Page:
More Czars on Conservative Hit List

After Van Jones, conservative firing squad sets sights on other White House czars

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    John Holdren is under fire on the right for a 1977 environmental science textbook he co-authored that surveyed policy options to curb overpopulation.

    With the resignation of green jobs advisor Van Jones, the conservative firing squad is setting its sights on other White House czars. 

    The resignation of Jones — who stepped down from his post as the White House green jobs advisor early Sunday morning, citing a "vicious smear campaign" waged against him by "opponents of reform" — was a win for conservative politicians and pundits who waged a months-long campaign hammering him for comments he made in his previous post as an environmental activist for poor and minority communities. 

    Jones’ admission that he signed a petition implying a government role in the September 11 terrorist attacks – a document circulated by right-wing bloggers — was the final, inflammatory straw for the White House. 

    Now, right-wing politicians and pundits are looking for other White House czars with controversial pasts. "Van Jones is the tip of the Iceburg. As VJ has said: "personnel is policy"" conservative pundit Glenn Beck twittered on Friday. Attacking Obama’s advisors, conservatives believe, will raise questions about the judgment of their popular boss. 

    Here’s some of other the czars on the conservative hit-list: 

    John Holdren, science czar 

    Conservatives took shots at Holdren, formerly a professor at Harvard University’s Kennedy School of Government, earlier this year for a 1977 environmental science textbook he co-authored that surveyed policy options to curb overpopulation. 

    In a chapter on "population policies," the authors mentioned involuntary fertility control methods like mandatory abortions, mandating family size, and adding sterilants to drinking water or staple foods. 

    The authors said that they were merely describing the measures, not endorsing them. But conservatives jumped on the text book, saying that Holdren supported "forced abortions" and "mass sterilization."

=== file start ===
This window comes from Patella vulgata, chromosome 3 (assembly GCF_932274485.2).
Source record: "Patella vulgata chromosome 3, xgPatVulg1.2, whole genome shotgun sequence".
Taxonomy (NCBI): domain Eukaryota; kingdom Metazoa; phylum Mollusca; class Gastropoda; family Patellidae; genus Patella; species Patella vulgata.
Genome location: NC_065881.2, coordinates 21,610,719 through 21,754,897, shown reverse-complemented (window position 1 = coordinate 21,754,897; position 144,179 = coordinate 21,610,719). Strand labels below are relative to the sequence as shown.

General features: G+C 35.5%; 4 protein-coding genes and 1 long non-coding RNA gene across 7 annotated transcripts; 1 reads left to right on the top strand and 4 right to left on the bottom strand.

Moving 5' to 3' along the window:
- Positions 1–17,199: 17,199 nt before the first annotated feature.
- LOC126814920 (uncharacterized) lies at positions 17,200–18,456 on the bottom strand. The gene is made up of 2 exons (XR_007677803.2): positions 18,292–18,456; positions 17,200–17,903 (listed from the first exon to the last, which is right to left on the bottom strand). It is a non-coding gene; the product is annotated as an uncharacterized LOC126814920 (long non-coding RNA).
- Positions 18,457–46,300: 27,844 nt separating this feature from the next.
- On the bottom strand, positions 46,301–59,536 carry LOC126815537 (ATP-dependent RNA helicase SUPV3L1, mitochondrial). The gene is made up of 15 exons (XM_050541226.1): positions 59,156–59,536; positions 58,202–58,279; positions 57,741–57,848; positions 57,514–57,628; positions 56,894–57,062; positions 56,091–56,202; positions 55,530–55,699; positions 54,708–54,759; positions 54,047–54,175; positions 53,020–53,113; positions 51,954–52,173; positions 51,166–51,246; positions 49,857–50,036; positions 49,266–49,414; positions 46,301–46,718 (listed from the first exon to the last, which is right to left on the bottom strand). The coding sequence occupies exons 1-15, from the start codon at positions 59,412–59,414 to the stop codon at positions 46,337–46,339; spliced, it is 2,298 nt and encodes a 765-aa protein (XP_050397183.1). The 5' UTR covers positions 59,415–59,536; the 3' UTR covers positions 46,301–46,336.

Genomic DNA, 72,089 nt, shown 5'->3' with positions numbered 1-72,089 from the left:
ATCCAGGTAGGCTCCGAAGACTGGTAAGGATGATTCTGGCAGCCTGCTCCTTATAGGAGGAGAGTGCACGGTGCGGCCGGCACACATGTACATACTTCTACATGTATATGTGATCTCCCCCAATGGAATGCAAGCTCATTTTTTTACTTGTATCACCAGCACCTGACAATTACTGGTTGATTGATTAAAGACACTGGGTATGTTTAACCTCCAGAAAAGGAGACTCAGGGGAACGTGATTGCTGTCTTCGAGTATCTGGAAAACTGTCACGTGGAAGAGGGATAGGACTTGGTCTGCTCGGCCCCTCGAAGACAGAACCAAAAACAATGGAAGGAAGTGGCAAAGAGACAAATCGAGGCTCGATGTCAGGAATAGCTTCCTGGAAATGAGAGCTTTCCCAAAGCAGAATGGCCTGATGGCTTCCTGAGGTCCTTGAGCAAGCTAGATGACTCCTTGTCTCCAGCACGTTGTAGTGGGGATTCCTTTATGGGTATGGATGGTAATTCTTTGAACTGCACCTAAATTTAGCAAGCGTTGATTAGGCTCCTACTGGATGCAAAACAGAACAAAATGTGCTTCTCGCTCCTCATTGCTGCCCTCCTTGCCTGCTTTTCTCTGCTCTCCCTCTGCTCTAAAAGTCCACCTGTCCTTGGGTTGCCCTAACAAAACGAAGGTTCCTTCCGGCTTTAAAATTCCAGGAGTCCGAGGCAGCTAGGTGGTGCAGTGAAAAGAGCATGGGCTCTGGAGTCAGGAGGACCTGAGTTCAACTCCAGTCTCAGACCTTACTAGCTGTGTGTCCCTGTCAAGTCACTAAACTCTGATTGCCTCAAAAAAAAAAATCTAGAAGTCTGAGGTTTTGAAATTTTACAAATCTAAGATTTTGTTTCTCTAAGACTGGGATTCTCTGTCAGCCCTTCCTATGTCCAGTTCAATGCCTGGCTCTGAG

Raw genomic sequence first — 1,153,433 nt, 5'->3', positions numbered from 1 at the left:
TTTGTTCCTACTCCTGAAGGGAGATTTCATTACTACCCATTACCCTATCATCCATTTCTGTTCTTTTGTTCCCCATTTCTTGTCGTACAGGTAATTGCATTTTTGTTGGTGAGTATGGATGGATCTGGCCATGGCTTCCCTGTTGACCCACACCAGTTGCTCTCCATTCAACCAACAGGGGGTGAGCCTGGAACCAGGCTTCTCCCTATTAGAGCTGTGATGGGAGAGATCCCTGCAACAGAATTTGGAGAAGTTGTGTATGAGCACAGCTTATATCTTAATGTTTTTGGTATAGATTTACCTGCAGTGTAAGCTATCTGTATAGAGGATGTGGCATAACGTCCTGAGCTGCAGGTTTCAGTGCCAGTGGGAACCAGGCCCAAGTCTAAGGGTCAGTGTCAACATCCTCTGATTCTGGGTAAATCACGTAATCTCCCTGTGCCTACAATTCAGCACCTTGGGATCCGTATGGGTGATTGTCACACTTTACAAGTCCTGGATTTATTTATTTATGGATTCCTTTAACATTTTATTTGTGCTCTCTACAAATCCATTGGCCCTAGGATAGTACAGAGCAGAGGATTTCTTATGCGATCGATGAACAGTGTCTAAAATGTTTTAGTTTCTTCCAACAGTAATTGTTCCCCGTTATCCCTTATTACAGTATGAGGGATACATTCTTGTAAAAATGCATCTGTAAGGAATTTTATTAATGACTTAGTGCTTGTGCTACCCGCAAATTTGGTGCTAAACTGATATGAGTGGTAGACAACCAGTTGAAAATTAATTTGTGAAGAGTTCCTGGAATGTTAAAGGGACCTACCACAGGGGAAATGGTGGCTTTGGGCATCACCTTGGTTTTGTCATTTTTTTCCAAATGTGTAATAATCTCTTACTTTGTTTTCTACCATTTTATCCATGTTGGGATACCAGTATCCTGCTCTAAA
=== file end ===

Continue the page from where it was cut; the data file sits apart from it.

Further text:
In his February confirmation hearing, Holdren said that he no longer thinks it’s "productive" to "focus on the optimum population for the United States." 

    The Senate seemed to buy his testimony, confirming him as director of the White House Office of Science and Technology Policy in March.  

    Cass Sunstein, regulatory czar

    Prolific Harvard law professor Cass Sunstein spent years examining the obscure corners of regulatory law and behaviorial economics. Now, conservatives are combing through his writings to build a case against his nomination to the Office of Information and Regulatory Affairs.

    One of their main lines of attack is that Sunstein supported taking people’s organs "against their will."

    U.S. law assumes citizens opt-out of organ donation unless they specifically select it on their driver’s license, living will, or other legal documentation. In his 2008 book "Nudge: Improving Decisions About Health, Wealth, and Happiness," Sunstein argues that changing to policy of "presumed consent" – assuming everyone is a donor unless they "easily register" not to be – would "save many lives while also preserving freedom."

    His support for animal rights has also inflamed some conservatives. Sunstein has spoken in favor of allowing people to sue on behalf of animals in animal cruelty cases. And in a 2007 speech at Harvard, he advocated restricting animal testing, banning hunting, and encouraging the public to eat less meat.

    Those ideas have inflamed the hunting, fishing, and agricultural lobbies and caused at least two Republicans to hold up his nomination, which has yet to be confirmed.

    In a late July letter to Texas Republican Sen. John Cornyn, Sunstein repeated a point he made during his May confirmation hearing -- that his writings were not a reflection of his personal views but merely intended to stir debate.

    "If confirmed, I certainly would not use my position at OIRA to promote animal standing in civil litigation; such standing would indeed be an intolerable burden on farmers, ranchers and hunters," Sunstein wrote.

    Mark Lloyd

    Conservatives have accused Lloyd, appointed by the Federal Communications Commission as the agency’s Chief Diversity officers in late July, of secretly wanting to reinstate the controversial Fairness Doctrine – a regulation the FCC abolished in 1987 that required broadcasters to present contrasting views on important and controversial issues. Conservatives radio hosts have said Obama wants to reinstate it, and that it would push them off the air.

    In right-wing media, where Lloyd has been christened Obama’s "diversity czar," pundits rail against the former vice president of the Leadership Conference on Civil Rights and Massachusetts Institute of Technology law professor. Conservative radio host Michael Savage called Lloyd "communist vermin" and a "neo-Nazi" intent on "closing down conservatives in the media."

    Iowa Republican Sen. Charles Grassley has picked up the call. "Mr. Lloyd supports a backdoor method of furthering the goals of the Fairness Doctrine by other means," he wrote in an August letter to FCC chairman Julius Genachowski.

    But in a 2007 report for the liberal Center of American Progress, where he was a senior fellow, Lloyd noted that conservative shows dominate the airways -- but did not endorse the Fairness Doctrine.

    "We call for ownership rules that we think will create greater local diversity of programming, news, and commentary," he wrote in a July article about the paper. "But we do not call for a return to the Fairness Doctrine."